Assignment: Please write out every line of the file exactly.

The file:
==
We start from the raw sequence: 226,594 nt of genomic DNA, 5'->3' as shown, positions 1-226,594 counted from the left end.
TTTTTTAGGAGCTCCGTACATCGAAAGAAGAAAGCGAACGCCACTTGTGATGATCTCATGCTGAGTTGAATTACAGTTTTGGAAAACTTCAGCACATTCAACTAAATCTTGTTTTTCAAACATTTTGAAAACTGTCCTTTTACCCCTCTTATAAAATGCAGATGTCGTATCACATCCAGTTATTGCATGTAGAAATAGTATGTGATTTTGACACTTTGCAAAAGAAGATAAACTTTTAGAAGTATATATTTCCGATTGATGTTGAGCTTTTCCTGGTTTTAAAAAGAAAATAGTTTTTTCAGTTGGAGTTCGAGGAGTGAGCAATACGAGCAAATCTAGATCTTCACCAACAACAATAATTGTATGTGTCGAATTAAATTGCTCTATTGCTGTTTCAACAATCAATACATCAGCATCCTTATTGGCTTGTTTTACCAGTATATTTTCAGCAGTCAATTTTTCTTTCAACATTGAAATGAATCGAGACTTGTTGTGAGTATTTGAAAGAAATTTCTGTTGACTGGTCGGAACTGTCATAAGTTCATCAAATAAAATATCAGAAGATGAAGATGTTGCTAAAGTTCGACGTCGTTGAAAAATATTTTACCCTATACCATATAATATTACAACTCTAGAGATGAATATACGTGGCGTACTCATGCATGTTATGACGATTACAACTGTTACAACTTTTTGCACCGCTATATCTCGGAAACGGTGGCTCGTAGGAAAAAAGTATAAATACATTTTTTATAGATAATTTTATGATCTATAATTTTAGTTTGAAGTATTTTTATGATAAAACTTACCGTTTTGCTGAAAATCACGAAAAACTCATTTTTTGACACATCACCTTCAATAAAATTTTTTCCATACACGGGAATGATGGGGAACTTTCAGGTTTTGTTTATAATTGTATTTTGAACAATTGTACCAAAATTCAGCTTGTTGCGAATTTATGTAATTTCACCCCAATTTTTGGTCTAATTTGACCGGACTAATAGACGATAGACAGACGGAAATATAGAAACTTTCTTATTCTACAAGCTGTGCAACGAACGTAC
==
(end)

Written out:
We start from the raw sequence: 226,594 nt of genomic DNA, 5'->3' as shown, positions 1-226,594 counted from the left end.
TTTTTTAGGAGCTCCGTACATCGAAAGAAGAAAGCGAACGCCACTTGTGATGATCTCATGCTGAGTTGAATTACAGTTTTGGAAAACTTCAGCACATTCAACTAAATCTTGTTTTTCAAACATTTTGAAAACTGTCCTTTTACCCCTCTTATAAAATGCAGATGTCGTATCACATCCAGTTATTGCATGTAGAAATAGTATGTGATTTTGACACTTTGCAAAAGAAGATAAACTTTTAGAAGTATATATTTCCGATTGATGTTGAGCTTTTCCTGGTTTTAAAAAGAAAATAGTTTTTTCAGTTGGAGTTCGAGGAGTGAGCAATACGAGCAAATCTAGATCTTCACCAACAACAATAATTGTATGTGTCGAATTAAATTGCTCTATTGCTGTTTCAACAATCAATACATCAGCATCCTTATTGGCTTGTTTTACCAGTATATTTTCAGCAGTCAATTTTTCTTTCAACATTGAAATGAATCGAGACTTGTTGTGAGTATTTGAAAGAAATTTCTGTTGACTGGTCGGAACTGTCATAAGTTCATCAAATAAAATATCAGAAGATGAAGATGTTGCTAAAGTTCGACGTCGTTGAAAAATATTTTACCCTATACCATATAATATTACAACTCTAGAGATGAATATACGTGGCGTACTCATGCATGTTATGACGATTACAACTGTTACAACTTTTTGCACCGCTATATCTCGGAAACGGTGGCTCGTAGGAAAAAAGTATAAATACATTTTTTATAGATAATTTTATGATCTATAATTTTAGTTTGAAGTATTTTTATGATAAAACTTACCGTTTTGCTGAAAATCACGAAAAACTCATTTTTTGACACATCACCTTCAATAAAATTTTTTCCATACACGGGAATGATGGGGAACTTTCAGGTTTTGTTTATAATTGTATTTTGAACAATTGTACCAAAATTCAGCTTGTTGCGAATTTATGTAATTTCACCCCAATTTTTGGTCTAATTTGACCGGACTAATAGACGATAGACAGACGGAAATATAGAAACTTTCTTATTCTACAAGCTGTGCAACGAACGTAC